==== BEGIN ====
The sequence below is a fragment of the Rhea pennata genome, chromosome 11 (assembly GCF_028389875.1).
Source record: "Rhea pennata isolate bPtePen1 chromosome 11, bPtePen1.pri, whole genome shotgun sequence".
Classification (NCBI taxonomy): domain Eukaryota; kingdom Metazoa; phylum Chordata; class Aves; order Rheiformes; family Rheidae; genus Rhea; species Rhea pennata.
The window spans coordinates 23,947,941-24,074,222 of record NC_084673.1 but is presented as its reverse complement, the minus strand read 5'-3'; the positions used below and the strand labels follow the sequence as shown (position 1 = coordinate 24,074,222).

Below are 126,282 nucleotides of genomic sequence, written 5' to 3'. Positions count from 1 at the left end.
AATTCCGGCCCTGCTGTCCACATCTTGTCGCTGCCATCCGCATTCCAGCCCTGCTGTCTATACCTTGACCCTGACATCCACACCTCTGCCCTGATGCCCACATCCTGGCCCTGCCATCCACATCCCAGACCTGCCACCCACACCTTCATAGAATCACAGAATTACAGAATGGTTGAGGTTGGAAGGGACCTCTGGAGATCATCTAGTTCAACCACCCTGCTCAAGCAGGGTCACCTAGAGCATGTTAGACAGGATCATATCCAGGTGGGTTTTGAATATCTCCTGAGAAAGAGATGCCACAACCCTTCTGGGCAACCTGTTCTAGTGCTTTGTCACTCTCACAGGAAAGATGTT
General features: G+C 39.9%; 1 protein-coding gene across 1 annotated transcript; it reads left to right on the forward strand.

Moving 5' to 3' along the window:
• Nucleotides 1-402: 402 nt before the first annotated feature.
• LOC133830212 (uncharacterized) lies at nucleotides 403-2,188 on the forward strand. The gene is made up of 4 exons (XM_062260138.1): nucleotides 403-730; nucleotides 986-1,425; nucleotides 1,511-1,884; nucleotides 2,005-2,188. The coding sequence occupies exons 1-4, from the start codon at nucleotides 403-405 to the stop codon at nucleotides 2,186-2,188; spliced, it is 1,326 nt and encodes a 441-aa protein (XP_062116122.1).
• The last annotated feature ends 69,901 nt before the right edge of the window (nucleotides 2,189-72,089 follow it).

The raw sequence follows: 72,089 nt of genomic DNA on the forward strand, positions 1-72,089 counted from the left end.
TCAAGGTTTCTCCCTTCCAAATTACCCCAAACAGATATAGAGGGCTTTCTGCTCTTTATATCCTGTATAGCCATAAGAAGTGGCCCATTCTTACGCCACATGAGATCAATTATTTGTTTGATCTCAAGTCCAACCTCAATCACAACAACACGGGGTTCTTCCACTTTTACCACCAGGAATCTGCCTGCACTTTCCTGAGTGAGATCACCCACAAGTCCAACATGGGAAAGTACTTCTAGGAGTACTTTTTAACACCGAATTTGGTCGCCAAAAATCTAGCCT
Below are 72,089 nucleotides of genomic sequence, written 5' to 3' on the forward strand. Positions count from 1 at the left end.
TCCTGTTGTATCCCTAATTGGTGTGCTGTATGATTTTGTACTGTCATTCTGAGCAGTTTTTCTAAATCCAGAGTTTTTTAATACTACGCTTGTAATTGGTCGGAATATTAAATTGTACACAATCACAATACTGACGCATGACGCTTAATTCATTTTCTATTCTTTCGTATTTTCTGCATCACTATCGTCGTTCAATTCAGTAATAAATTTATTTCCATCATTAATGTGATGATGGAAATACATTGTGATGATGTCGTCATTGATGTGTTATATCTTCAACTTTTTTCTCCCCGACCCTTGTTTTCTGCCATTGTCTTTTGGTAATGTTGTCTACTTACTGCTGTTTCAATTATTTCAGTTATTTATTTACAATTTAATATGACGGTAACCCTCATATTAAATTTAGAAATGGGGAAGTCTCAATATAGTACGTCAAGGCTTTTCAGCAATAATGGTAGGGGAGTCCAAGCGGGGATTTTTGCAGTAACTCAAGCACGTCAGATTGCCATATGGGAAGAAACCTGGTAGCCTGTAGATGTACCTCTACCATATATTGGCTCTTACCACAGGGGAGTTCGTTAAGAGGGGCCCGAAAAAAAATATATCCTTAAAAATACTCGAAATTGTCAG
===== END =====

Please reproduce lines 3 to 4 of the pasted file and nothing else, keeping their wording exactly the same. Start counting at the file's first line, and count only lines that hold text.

Classification (NCBI taxonomy): domain Eukaryota; kingdom Metazoa; phylum Chordata; class Aves; order Rheiformes; family Rheidae; genus Rhea; species Rhea pennata.
The window spans coordinates 23,947,941-24,074,222 of record NC_084673.1 but is presented as its reverse complement, the minus strand read 5'-3'; the positions used below and the strand labels follow the sequence as shown (position 1 = coordinate 24,074,222).